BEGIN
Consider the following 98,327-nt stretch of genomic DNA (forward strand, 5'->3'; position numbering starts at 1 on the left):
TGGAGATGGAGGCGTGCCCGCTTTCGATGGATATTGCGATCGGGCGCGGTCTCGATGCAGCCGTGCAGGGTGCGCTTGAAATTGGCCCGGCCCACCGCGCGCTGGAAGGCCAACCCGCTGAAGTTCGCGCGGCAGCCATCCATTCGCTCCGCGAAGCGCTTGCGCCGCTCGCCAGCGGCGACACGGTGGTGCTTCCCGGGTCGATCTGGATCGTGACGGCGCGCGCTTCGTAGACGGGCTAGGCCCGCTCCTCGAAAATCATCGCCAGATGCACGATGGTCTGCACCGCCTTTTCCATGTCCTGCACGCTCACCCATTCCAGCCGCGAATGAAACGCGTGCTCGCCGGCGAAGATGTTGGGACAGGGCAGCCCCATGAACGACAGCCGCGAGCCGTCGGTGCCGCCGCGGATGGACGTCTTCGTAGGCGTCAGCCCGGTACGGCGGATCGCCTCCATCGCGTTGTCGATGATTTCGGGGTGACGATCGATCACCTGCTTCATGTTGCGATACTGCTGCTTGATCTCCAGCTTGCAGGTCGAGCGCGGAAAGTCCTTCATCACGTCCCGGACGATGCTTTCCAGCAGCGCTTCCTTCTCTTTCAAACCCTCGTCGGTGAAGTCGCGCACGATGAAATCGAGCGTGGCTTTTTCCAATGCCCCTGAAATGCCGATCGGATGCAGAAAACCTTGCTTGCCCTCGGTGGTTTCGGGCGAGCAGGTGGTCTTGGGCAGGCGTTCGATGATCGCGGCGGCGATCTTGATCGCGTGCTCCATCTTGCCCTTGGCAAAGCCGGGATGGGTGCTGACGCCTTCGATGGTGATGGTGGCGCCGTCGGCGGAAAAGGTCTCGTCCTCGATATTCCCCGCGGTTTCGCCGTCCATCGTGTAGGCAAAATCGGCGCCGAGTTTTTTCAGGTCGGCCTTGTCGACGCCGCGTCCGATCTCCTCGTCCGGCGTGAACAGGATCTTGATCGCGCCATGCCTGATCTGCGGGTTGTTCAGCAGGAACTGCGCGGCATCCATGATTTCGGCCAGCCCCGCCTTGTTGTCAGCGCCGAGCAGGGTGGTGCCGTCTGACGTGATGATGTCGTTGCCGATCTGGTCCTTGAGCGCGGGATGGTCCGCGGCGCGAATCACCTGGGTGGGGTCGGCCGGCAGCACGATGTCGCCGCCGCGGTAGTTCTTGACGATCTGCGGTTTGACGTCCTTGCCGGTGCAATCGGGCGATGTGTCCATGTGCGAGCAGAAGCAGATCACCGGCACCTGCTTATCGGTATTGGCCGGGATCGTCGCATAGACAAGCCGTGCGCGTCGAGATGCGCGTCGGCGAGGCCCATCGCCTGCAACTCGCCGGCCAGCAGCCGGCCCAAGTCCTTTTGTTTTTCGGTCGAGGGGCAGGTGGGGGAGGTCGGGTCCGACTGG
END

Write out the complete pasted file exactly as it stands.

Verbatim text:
Consider the following 98,327-nt stretch of genomic DNA (forward strand, 5'->3'; position numbering starts at 1 on the left):
TGGAGATGGAGGCGTGCCCGCTTTCGATGGATATTGCGATCGGGCGCGGTCTCGATGCAGCCGTGCAGGGTGCGCTTGAAATTGGCCCGGCCCACCGCGCGCTGGAAGGCCAACCCGCTGAAGTTCGCGCGGCAGCCATCCATTCGCTCCGCGAAGCGCTTGCGCCGCTCGCCAGCGGCGACACGGTGGTGCTTCCCGGGTCGATCTGGATCGTGACGGCGCGCGCTTCGTAGACGGGCTAGGCCCGCTCCTCGAAAATCATCGCCAGATGCACGATGGTCTGCACCGCCTTTTCCATGTCCTGCACGCTCACCCATTCCAGCCGCGAATGAAACGCGTGCTCGCCGGCGAAGATGTTGGGACAGGGCAGCCCCATGAACGACAGCCGCGAGCCGTCGGTGCCGCCGCGGATGGACGTCTTCGTAGGCGTCAGCCCGGTACGGCGGATCGCCTCCATCGCGTTGTCGATGATTTCGGGGTGACGATCGATCACCTGCTTCATGTTGCGATACTGCTGCTTGATCTCCAGCTTGCAGGTCGAGCGCGGAAAGTCCTTCATCACGTCCCGGACGATGCTTTCCAGCAGCGCTTCCTTCTCTTTCAAACCCTCGTCGGTGAAGTCGCGCACGATGAAATCGAGCGTGGCTTTTTCCAATGCCCCTGAAATGCCGATCGGATGCAGAAAACCTTGCTTGCCCTCGGTGGTTTCGGGCGAGCAGGTGGTCTTGGGCAGGCGTTCGATGATCGCGGCGGCGATCTTGATCGCGTGCTCCATCTTGCCCTTGGCAAAGCCGGGATGGGTGCTGACGCCTTCGATGGTGATGGTGGCGCCGTCGGCGGAAAAGGTCTCGTCCTCGATATTCCCCGCGGTTTCGCCGTCCATCGTGTAGGCAAAATCGGCGCCGAGTTTTTTCAGGTCGGCCTTGTCGACGCCGCGTCCGATCTCCTCGTCCGGCGTGAACAGGATCTTGATCGCGCCATGCCTGATCTGCGGGTTGTTCAGCAGGAACTGCGCGGCATCCATGATTTCGGCCAGCCCCGCCTTGTTGTCAGCGCCGAGCAGGGTGGTGCCGTCTGACGTGATGATGTCGTTGCCGATCTGGTCCTTGAGCGCGGGATGGTCCGCGGCGCGAATCACCTGGGTGGGGTCGGCCGGCAGCACGATGTCGCCGCCGCGGTAGTTCTTGACGATCTGCGGTTTGACGTCCTTGCCGGTGCAATCGGGCGATGTGTCCATGTGCGAGCAGAAGCAGATCACCGGCACCTGCTTATCGGTATTGGCCGGGATCGTCGCATAGACAAGCCGTGCGCGTCGAGATGCGCGTCGGCGAGGCCCATCGCCTGCAACTCGCCGGCCAGCAGCCGGCCCAAGTCCTTTTGTTTTTCGGTCGAGGGGCAGGTGGGGGAGGTCGGGTCCGACTGG